There’s a saying that goes: ‘you went to bed as a services company and woke up as a data company’. This has never been truer than today. Most African companies have transformed from physical to digital businesses in the past 15 months – and they’re going to stay that way.
Quite simply, this is the way the world is going to work in the future. Data and digital is the default business status of the world. Of course, this brings with it a new-found responsibility – and increasingly, a legal obligation – to protect that data.
More and more, we’re seeing acronyms like GDPR, CCPA, LGPD and PIPEDA becoming part of leadership conversations. Closer to home, South Africa’s Protection of Personal Information Act (POPIA) takes effect on 1 July. They’re all part of a growing wave of regulations around the world that govern the way businesses handle consumer personal information.
Let’s be frank: for many companies, these regulations are a royal pain. A year before GDPR came into force in Europe in 2018, a study by AIIM found that more than 50% of businesses knew little or nothing about GDPR. More recently, TrustArc found that more than one in four companies (27%) hadn’t even started making their organisations GDPR-compliant, more than two years after the deadline had passed.
And yes, getting data-compliant may feel onerous. But that’s the cost of doing business in 2021 and beyond. Fact is, consumers will choose you over other competitors based on trust: that is, how you protect their data, and show them that you put them first. In a world that’s digital and filled with data, your customers want to shop anytime, anywhere. They will look at businesses and ask: are you making me feel safe in a digital world?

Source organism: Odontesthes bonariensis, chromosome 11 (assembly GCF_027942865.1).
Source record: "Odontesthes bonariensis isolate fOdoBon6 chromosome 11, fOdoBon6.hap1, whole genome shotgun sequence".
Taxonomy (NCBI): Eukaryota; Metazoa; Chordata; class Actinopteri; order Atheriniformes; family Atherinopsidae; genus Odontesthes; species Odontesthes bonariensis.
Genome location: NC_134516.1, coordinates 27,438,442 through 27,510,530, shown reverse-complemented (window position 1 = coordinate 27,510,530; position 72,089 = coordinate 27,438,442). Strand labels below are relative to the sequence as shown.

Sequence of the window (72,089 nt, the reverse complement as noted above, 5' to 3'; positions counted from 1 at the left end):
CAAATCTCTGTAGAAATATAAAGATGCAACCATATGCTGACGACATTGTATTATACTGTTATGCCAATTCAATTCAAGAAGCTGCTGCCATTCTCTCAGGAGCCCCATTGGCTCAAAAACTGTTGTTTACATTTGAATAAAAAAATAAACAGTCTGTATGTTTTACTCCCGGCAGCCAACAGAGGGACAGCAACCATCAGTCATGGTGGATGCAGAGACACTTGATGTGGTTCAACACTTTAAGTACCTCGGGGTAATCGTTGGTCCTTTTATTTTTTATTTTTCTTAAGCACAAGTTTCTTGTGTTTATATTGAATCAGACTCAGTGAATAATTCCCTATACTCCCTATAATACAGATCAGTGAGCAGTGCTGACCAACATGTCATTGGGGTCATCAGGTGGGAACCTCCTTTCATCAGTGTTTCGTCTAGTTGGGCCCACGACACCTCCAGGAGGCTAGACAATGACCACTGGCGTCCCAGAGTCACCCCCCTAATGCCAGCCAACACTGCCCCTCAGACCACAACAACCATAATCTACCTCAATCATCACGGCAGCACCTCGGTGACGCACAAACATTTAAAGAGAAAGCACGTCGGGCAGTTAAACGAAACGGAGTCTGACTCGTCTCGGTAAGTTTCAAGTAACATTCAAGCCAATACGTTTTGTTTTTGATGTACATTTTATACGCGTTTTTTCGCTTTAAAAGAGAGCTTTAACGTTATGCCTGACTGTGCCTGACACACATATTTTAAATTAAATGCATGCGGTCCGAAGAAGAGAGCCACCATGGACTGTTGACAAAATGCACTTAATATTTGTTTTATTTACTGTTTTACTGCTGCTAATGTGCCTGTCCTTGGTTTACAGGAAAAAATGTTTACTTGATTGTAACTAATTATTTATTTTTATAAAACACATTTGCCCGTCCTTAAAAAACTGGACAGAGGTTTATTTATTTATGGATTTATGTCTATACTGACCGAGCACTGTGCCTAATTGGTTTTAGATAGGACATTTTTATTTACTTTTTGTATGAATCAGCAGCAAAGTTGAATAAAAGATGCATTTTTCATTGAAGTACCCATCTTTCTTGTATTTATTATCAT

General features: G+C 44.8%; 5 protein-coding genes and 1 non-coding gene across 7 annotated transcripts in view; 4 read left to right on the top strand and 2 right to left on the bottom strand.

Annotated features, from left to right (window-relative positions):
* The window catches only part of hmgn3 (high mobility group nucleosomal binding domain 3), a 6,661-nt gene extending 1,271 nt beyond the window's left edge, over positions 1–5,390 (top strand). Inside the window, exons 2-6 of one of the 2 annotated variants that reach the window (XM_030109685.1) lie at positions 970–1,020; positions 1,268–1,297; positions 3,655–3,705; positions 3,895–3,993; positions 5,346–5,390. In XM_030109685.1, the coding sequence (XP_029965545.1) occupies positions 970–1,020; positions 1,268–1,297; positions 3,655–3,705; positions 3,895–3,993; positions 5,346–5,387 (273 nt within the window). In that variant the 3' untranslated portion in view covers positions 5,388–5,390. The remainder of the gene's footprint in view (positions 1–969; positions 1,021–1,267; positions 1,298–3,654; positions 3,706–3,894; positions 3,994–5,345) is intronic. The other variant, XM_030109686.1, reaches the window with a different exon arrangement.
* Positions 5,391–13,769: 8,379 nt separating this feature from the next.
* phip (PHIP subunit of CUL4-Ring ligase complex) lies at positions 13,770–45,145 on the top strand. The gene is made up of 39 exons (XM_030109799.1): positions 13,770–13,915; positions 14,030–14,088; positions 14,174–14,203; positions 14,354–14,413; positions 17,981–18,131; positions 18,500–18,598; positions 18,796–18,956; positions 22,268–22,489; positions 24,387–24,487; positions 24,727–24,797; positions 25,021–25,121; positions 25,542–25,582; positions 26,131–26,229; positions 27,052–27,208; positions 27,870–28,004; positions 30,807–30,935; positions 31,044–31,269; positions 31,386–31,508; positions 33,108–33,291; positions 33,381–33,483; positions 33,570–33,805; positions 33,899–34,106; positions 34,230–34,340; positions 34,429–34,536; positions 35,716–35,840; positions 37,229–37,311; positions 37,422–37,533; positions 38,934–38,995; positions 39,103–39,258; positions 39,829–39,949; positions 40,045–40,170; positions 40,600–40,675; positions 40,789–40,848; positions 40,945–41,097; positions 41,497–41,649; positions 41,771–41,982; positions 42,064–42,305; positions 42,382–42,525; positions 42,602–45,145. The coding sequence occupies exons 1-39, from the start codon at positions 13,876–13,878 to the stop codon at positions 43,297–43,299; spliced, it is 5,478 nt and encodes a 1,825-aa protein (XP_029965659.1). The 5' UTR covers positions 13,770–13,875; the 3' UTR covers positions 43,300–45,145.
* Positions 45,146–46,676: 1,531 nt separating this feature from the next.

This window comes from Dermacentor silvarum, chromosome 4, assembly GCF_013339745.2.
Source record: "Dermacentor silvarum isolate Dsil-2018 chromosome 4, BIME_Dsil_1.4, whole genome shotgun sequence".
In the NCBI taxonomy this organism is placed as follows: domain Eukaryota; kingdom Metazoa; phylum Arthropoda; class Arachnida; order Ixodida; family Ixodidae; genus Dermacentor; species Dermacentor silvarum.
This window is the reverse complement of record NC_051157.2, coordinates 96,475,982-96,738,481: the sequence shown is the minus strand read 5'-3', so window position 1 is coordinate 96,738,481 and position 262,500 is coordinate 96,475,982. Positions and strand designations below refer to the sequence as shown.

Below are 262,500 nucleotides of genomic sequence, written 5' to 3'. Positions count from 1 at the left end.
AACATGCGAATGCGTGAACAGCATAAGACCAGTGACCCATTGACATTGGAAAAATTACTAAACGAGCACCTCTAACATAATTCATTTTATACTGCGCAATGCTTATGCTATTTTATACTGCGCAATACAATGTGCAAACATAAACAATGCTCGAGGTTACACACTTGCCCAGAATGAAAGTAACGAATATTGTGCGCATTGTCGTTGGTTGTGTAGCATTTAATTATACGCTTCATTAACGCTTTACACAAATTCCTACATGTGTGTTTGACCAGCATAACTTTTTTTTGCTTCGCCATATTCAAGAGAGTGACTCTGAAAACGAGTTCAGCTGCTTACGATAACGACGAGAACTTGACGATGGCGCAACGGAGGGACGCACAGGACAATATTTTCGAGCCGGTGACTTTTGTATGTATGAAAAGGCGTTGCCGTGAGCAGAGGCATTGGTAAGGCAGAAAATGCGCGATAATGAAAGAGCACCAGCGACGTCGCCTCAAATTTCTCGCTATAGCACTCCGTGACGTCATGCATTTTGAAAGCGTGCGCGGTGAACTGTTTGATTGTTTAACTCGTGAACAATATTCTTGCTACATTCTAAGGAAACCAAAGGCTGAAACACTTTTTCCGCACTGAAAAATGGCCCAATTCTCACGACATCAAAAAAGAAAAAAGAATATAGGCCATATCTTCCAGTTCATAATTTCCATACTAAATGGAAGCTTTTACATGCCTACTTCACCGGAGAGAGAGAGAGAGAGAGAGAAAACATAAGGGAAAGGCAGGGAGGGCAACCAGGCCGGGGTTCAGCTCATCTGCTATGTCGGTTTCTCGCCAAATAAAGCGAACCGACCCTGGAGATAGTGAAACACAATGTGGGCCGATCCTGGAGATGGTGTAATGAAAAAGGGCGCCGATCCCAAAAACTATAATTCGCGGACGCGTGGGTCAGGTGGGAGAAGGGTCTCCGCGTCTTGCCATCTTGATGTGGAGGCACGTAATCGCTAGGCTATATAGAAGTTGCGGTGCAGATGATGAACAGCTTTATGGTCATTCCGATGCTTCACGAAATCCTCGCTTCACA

As business leaders, it’s incumbent on us to ask ourselves what it means to us as businesses to protect the individual’s right to privacy, and how we deal with our customers’ information. How we gather it. How we use it. Most importantly, how we protect it.
But here’s the thing. If you see privacy regulations as nothing but a regulatory burden, you’re missing a massive opportunity to use your data investments to set your company up for long-term digital success. Frankly, it’s an incredibly exciting opportunity for local businesses to overhaul not only their data policies, but their entire approach to data security, and go beyond mere compliance to create a source of trust and advantage with their customers.
For me, getting compliant has three major benefits that will propel your company along a digital transformation journey.
It puts your customer at the centre of your business
Creating a robust set of guidelines, checks and balances doesn’t just help your business to secure data: it also makes the handling of data easier, and helps you get closer to the mythical ‘single view of the customer’. Once that’s in place, you not only understand your customers better, but are able to serve them offers that talk directly to their needs.
It builds consumer trust
Trust in your products, services and brand is a key market differentiator. Your customers must know they can trust you implicitly with their data; that their long-term best interests are important to you, beyond a single transaction or engagement.
It forces you to get your data management strategy right
Strong data governance is the foundation of providing the data visibility and oversight needed for regulatory compliance. It helps assess and prioritise data risks, and manages the current state of your data, and its evolving future state. With the right data strategy and technology in place, it’s possible to achieve compliance – and digitally transform – using your current architecture and data assets as a base.
Getting this right starts with how we show up as leaders. How do we think about data will shape the way we drive the necessary education, culture and training that’s needed to make our people aware of the critical role of data in the success of our businesses. Effectively, we have become the custodians of a new way of doing business. That’s a responsibility we simply dare not shirk.
Is your business ready for POPIA, or any other data privacy regulations? What lessons can you share around organising for this new way of engaging consumers? How have you incorporated trust into your business and go-to-market strategy?